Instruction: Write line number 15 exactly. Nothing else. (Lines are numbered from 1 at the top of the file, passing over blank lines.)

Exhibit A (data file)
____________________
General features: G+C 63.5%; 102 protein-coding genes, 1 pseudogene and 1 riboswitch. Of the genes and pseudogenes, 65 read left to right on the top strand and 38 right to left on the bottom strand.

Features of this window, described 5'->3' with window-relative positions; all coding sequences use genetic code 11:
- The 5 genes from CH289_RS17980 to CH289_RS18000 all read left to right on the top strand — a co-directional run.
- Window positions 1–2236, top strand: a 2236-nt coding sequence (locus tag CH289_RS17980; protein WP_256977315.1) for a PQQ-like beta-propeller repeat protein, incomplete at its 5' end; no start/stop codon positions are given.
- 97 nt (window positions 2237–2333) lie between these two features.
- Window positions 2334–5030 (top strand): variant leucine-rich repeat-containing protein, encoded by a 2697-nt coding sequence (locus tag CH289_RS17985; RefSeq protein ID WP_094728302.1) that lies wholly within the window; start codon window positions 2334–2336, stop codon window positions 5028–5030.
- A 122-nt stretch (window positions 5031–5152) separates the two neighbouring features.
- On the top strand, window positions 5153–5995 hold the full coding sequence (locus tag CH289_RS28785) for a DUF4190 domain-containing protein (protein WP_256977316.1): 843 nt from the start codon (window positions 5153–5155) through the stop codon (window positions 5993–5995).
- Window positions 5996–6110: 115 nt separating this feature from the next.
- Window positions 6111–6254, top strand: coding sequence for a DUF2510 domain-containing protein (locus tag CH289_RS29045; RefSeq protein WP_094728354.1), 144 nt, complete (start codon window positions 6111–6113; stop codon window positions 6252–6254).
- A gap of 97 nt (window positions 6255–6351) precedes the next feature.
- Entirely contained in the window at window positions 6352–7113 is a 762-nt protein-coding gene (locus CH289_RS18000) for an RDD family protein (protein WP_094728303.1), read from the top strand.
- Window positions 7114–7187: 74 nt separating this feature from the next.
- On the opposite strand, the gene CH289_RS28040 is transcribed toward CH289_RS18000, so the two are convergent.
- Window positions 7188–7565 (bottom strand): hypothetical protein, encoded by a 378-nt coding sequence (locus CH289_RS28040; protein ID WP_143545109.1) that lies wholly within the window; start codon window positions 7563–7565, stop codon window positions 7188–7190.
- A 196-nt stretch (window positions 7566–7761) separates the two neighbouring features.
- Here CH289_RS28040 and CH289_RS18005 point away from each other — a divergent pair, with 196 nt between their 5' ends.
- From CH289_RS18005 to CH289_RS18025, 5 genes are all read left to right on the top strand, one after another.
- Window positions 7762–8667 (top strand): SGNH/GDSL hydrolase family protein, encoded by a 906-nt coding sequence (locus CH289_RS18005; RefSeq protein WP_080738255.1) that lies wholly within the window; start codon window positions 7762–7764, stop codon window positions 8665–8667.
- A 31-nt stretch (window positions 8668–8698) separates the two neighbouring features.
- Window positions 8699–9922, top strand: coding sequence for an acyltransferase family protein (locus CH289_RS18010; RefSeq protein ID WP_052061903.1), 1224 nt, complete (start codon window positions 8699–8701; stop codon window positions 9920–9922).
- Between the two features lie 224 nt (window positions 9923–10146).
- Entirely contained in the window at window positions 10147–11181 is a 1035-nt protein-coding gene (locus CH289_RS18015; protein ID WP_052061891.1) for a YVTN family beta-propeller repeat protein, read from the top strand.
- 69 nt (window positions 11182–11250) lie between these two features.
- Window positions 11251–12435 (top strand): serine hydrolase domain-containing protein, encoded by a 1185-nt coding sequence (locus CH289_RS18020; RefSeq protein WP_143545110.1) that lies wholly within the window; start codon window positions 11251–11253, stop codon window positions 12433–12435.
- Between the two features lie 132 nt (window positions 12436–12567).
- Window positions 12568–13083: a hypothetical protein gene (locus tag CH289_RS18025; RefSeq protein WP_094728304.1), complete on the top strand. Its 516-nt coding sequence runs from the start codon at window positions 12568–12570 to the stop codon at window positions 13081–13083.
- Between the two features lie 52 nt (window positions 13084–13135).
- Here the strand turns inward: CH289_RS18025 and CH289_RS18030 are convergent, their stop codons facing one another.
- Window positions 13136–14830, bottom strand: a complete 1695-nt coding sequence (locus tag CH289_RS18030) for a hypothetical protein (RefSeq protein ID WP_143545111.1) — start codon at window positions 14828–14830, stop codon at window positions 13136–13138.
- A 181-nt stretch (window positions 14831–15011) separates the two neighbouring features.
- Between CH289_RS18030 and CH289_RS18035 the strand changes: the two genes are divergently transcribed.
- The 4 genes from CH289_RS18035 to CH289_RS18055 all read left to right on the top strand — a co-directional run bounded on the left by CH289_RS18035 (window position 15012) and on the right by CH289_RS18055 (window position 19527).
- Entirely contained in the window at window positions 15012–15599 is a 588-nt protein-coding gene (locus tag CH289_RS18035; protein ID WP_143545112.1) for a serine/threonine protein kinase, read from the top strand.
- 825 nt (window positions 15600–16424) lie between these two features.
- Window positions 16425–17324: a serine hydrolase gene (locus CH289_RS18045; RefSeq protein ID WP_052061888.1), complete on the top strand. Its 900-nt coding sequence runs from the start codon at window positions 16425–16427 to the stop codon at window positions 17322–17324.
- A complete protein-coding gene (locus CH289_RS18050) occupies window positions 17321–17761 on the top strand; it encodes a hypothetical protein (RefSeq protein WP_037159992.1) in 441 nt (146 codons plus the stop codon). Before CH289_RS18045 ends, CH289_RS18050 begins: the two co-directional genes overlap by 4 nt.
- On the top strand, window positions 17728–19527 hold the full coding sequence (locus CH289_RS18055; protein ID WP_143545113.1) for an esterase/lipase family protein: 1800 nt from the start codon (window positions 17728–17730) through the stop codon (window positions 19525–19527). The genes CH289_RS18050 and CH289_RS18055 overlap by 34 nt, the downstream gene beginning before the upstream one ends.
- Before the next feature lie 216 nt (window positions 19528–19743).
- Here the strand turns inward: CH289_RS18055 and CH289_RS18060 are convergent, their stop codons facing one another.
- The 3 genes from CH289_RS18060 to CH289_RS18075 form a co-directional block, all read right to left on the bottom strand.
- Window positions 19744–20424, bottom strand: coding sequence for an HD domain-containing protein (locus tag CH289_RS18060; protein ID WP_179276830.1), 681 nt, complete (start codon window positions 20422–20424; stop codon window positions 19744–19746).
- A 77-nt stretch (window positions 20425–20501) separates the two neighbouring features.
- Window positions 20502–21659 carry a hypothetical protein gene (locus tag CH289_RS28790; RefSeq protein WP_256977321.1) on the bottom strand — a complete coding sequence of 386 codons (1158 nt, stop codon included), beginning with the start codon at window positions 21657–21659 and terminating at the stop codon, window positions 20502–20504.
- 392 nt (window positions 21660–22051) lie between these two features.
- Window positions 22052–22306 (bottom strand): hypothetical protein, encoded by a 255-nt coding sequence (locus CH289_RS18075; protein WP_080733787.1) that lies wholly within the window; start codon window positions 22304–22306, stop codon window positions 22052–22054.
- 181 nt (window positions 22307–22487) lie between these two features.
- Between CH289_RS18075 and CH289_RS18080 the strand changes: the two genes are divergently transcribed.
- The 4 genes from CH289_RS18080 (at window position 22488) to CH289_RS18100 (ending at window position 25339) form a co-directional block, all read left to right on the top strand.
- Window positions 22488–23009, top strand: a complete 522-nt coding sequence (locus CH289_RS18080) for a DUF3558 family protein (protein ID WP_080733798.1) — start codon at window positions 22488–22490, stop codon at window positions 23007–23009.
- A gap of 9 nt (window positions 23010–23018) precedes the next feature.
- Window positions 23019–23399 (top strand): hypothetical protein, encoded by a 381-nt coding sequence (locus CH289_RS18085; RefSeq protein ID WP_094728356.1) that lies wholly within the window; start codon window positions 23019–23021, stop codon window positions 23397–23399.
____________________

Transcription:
- Window positions 7188–7565 (bottom strand): hypothetical protein, encoded by a 378-nt coding sequence (locus CH289_RS28040; protein ID WP_143545109.1) that lies wholly within the window; start codon window positions 7563–7565, stop codon window positions 7188–7190.